There's a series by Michael Grant which is really good- it's Gone, Hunger, Lies, and Plague. They'll be coming out with a new book in the series called Fear in 2012 and the last one called Light in 2013. Also, The Host is a really good book. It's by Stephanie Meyer, the author of the Twilight series. Don't judge The Host because you hate Twilight! It's a really good book and it's nothing like the Twilight series!
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I agree with you about not judging all of an author's books by one. I do like anything by Charles Dickens, but I don't like all of Jane Austen's books. Go figure. There are instances when I like one book in a series and not others, but usually if I read a series I consider it as a whole book, not one entry at a time.
I feel old posting this, but back when I was in 9th grade (a couple decades ago), I would devour Anne Rice's vampire series which to me were REAL vampire stories and not teenage stories of blood-sucking football jocks. I, of course, LOVED Interview with the Vampire, followed by The Vampire Lestat, and then the final book totally bummed, but Lestat kept me inspired for a long time. Then, I read The Witching Hour, which totally made me go nuts about witches like the heroine, Rowan.
I guess my opinion of a good book is that it gives the reader a ticket to Utopia. I cannot tell you how reading those stories helped me through a very difficult adolescence, and how it allowed me to escape the boring and tedious life at home. I owe a lot to Anne Rice, to this day. I can still get to be Rowan for Halloween ;)
I read the first book in the House of Night series and thought it was interesting, but I couldn't go beyond that first book. There were too many typos, and I thought the author tried to hard to "talk" like a teenager. Using the spelling lurve a few times to mean love is ok. But over and over and over and it got annoying.
Are you looking specifically for young adult books? My students are hooked on the Lorien books, I Am Number 4 and The Power of Six. They're not great literature, but they are entertaining and engaging. If you're looking for action and adventure, try the Chess Team series by Jeremy Robinson or anything by James Rollins. If you want romance, comedy, and some gore, try the Sookie Stackhouse books by Charlaine Harris. If you want horror and really evil vampires, read The Strain and The Fall by Guillermo del Torro. If it's a stand-alone book, not part of a series, that you want, I recommend The Help, The Book Thief, Room, The Road, Innocent Traitor, The Autobiography of Henry VIII, and so many more!
After the Twilight fanfare, I came across a series of novels written by a mother and daughter. While I am not typically one to read adolescent literature for my own enjoyment, I found the House of Night series very engaging.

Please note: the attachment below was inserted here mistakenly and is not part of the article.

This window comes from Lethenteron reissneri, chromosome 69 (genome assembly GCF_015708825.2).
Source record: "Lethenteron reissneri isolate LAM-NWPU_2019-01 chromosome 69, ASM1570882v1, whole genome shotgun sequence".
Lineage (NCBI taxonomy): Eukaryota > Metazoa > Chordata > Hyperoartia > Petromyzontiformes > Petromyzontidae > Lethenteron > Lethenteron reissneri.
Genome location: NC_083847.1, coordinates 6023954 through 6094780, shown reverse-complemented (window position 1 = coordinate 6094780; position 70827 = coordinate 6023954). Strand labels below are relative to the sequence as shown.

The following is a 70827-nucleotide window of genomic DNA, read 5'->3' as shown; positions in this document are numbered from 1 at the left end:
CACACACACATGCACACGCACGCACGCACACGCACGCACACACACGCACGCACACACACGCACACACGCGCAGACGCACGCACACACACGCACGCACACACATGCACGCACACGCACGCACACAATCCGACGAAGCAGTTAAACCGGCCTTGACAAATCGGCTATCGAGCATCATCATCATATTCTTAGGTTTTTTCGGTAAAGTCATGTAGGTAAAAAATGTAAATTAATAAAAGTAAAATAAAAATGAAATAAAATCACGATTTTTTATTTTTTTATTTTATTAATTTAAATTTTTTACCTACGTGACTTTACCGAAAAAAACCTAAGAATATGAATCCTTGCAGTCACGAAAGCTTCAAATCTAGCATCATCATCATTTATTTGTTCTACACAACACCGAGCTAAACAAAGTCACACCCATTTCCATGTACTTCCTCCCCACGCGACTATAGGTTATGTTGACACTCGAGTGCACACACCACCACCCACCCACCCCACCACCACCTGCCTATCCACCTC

When asked to describe it, I typically say it is a mixture between Harry Potter and Twilight. The novels are written very well, contain intriguing characters, and some very descriptive passages.
Ender's Game is also my first and most highly recommended book, to anyone, but especially people who think they don't like to read. Most of my 9th grade students enjoy Walter Dean Meyer's books and claim they are entertaining enough to stick with, but realistic enough to make connections to.
I am personally not a big fan of series books (anymore) because I find them to be terribly repetitive and eventually mundane, but I'd also say the majority of my students can easily get into a series and find themselves reading every single one.
You also might like Ender's Game, which is a sci-fi novel but an excellent book. The central idea is that earth has been battling against an alien species, known as the buggers, and earth is desperately trying to train up a new general who can defeat them. However, this process must start young, and Ender is their chosen child, who must endure so much to defeat the buggers.
A reader in 9th grade might especially enjoy To Kill a Mockingbird, by Harper Lee. The main character and narrator is a young girl named Scout, and the book is very much about family relationships and especially the girl's relationship with her father. At the same time, the novel also deals with an important social issue. It is well written and relatively easy to read and might lead to some very thought-provoking discussions.
I am not familiar with the titles you mentioned above, but I would also suggest The Hunger Games series by Suzanne Collins. There are three books in the trilogy, and the protagonists are teenagers. The premise of the stories is the rather gruesome task of a literal fight to the death -- only one winner -- of a group of selected young people, but the issues and relationships that evolve over the course of the series is very readable and compelling. You won't be able to put them down!
Everyone should read "Funny boy" by Shiyam Selvadorai ! It's the story of a young Tamil boy of Sri Lanka during the Tamil - Sinhala riots of 1983.
The main character of the book is "Arjie" and why he is defined as funny, you should find out for yourselves!!!
I like most fantasy books, as long as they aren't too silly. Some examples could include Harry Potter, The Giver etc.
I do also like Shakespeare. A Midsummer Night's Dream and Othello are my favourites.
- Tuck Everlasting,
- Telling Christina Goodbye
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